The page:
Funeral services for Spc. Bertrand are scheduled for 1 p.m. Thursday at Mangum Funeral Home Chapel in Center. Burial with full military honors will follow at Pleasant Hill Cemetery in Shelbyville.
Thank you, Spc. Bertrand. Godspeed. Your mission is done.
Spc. Stephen R. Fortunato, 25, of Danvers, Massachusetts
Spc. Fortunato died Oct. 14 in Qazi Bandeh, Afghanistan, of wounds suffered when his vehicle encountered an improvised explosive device. He was assigned to the 1st Battalion, 26th Infantry Regiment, 3rd Brigade Combat Team, 1st Infantry Division, Fort Hood, Texas.
At the airport when he deployed, Spc. Fortunator's mother wanted to "reach out, grab hold of her son, and never let him go."
Among the flood of memories that rushed through Elizabeth "Betty" Crawford's mind yesterday was the time in July she stood at Logan Airport watching her son, Army Specialist Stephen Fortunato, as he prepared to leave her and New England.
"I knew I was sending him back to a war zone, [and] I didn't want [the Army] to have my son," she recalled yesterday. "But the other part of me said this is what he wanted to do. He was a soldier. This was his job. It was the hardest thing I ever did in my life."
"My son Stephen was very affectionate and a loving kid," Crawford said of her 25-year-old son. "He was the jokester, all the time. But he was also a dedicated soldier. He went into the Army like anyone else, a kid. He came home as a man."
Since joining (the Army), he had served in Korea, but in July he was assigned to the First Infantry Division at Fort Hood, Texas, and was deployed to Afghanistan.
He returned to Beverly for a three-week break, which ended Sept. 26. He then spent about two weeks working his way back to Afghanistan and had been there only briefly when he was killed, his family said.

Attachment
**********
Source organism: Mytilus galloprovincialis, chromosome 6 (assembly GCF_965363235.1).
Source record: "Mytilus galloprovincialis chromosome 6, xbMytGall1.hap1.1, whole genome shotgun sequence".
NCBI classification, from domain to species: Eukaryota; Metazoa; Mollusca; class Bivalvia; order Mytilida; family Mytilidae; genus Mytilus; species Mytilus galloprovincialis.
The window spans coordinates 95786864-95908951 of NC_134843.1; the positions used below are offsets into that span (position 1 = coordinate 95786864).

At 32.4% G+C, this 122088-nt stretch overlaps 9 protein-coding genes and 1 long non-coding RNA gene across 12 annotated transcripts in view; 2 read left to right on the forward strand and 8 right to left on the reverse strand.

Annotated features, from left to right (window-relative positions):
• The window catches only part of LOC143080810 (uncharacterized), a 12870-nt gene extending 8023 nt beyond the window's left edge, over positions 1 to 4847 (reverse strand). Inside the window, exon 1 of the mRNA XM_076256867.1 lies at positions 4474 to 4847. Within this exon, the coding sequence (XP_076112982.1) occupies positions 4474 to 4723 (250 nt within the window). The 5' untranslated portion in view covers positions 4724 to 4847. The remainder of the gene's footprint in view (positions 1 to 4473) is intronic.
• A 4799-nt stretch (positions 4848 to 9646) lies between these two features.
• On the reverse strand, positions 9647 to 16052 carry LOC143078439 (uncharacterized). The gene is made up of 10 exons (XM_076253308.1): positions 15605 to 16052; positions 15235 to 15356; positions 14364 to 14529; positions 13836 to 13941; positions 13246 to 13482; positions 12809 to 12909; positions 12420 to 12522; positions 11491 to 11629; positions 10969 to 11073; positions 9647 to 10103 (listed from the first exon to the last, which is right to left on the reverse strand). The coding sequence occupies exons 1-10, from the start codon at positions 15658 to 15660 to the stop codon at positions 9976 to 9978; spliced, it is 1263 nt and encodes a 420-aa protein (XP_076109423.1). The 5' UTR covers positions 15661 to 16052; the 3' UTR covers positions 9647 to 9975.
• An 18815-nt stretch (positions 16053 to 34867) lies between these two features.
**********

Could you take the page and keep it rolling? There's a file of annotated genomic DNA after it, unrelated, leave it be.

Fortunato was from a prominent Beverly family, which includes a former mayor and school superintendent. He grew up in Danvers and Beverly and graduated from Beverly High School in 2002, his family said.
He tried studying graphic arts at North Shore Community College, but decided he was not ready for college, his family said. He enlisted, choosing the Army because he wanted to be in combat. "That's where he wanted to be, in the middle of it," his father said.
Fortunato was the oldest of three children, and his younger siblings were at their mother's side yesterday, offering support and memories of their brother.
Sherri Favaloro, whom Stephen Fortunato married in 2006, said yesterday the couple's marriage had been stressed to near the breaking point by his service.
They had begun divorce proceedings. But, she said, they were in constant contact over the phone and Internet and were trying to patch things up, especially during his leave in September.
"He had brown hair, green eyes, and the biggest smile in the world," she said. "He was a loving person. He loved his family. He loved his mother. He stayed strong for them. He was a hero."
Spc. Fortunato’s hometown is in mourning. The family’s neighbors said: "Let us do this for you."
Elizabeth Crawford said she has been visited by strangers who feel compelled to pay tribute to her son, while the city’s veterans’ agent said he had fielded at least 50 telephone calls offering assistance as the family prepares for next week’s military funeral in Beverly.
"The outpouring has been tremendous," veterans’ agent Jerry Guilebbe said.
"Stephen would not want all this, but he deserves it," his mother said.
At New England Biolabs, where Crawford worked as a customer service representative for 27½ years until retiring last month, workers draped an American flag over the railing in the lobby of their Ipswich headquarters and placed photographs of Stephen around an arrangement of red, white and blue flowers.
Crawford said her former co-workers prepared a refrigerator full of meals for her family and are sending people to rake her yard, mow her lawn and clean her house.
"They said, ‘Let us do this for you,’" she said.